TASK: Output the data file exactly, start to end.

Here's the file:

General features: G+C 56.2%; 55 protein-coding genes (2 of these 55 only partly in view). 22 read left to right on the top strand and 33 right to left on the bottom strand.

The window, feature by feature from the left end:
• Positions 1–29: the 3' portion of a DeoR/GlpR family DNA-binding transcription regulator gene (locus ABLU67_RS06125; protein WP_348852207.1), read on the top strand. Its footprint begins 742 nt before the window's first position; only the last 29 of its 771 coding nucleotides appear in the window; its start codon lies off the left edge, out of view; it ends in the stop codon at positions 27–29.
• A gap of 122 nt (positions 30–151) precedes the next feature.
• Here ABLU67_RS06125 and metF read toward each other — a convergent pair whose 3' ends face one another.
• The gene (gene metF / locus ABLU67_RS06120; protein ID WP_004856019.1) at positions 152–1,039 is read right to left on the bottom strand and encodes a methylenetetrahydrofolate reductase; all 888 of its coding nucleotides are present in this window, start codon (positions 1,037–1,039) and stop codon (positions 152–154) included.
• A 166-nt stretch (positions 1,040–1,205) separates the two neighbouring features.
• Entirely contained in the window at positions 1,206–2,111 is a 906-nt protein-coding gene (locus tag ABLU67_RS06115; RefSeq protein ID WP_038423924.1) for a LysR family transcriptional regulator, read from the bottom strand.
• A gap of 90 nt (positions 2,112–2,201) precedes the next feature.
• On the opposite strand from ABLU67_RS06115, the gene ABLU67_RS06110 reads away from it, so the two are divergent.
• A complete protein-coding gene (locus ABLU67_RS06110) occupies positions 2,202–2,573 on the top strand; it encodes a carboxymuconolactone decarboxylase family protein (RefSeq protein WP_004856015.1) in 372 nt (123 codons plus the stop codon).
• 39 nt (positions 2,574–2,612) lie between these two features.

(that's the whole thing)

General features: G+C 56.2%; 55 protein-coding genes (2 of these 55 only partly in view). 22 read left to right on the top strand and 33 right to left on the bottom strand.

The window, feature by feature from the left end:
• Positions 1–29: the 3' portion of a DeoR/GlpR family DNA-binding transcription regulator gene (locus ABLU67_RS06125; protein WP_348852207.1), read on the top strand. Its footprint begins 742 nt before the window's first position; only the last 29 of its 771 coding nucleotides appear in the window; its start codon lies off the left edge, out of view; it ends in the stop codon at positions 27–29.
• A gap of 122 nt (positions 30–151) precedes the next feature.
• Here ABLU67_RS06125 and metF read toward each other — a convergent pair whose 3' ends face one another.
• The gene (gene metF / locus ABLU67_RS06120; protein ID WP_004856019.1) at positions 152–1,039 is read right to left on the bottom strand and encodes a methylenetetrahydrofolate reductase; all 888 of its coding nucleotides are present in this window, start codon (positions 1,037–1,039) and stop codon (positions 152–154) included.
• A 166-nt stretch (positions 1,040–1,205) separates the two neighbouring features.
• Entirely contained in the window at positions 1,206–2,111 is a 906-nt protein-coding gene (locus tag ABLU67_RS06115; RefSeq protein ID WP_038423924.1) for a LysR family transcriptional regulator, read from the bottom strand.
• A gap of 90 nt (positions 2,112–2,201) precedes the next feature.
• On the opposite strand from ABLU67_RS06115, the gene ABLU67_RS06110 reads away from it, so the two are divergent.
• A complete protein-coding gene (locus ABLU67_RS06110) occupies positions 2,202–2,573 on the top strand; it encodes a carboxymuconolactone decarboxylase family protein (RefSeq protein WP_004856015.1) in 372 nt (123 codons plus the stop codon).
• 39 nt (positions 2,574–2,612) lie between these two features.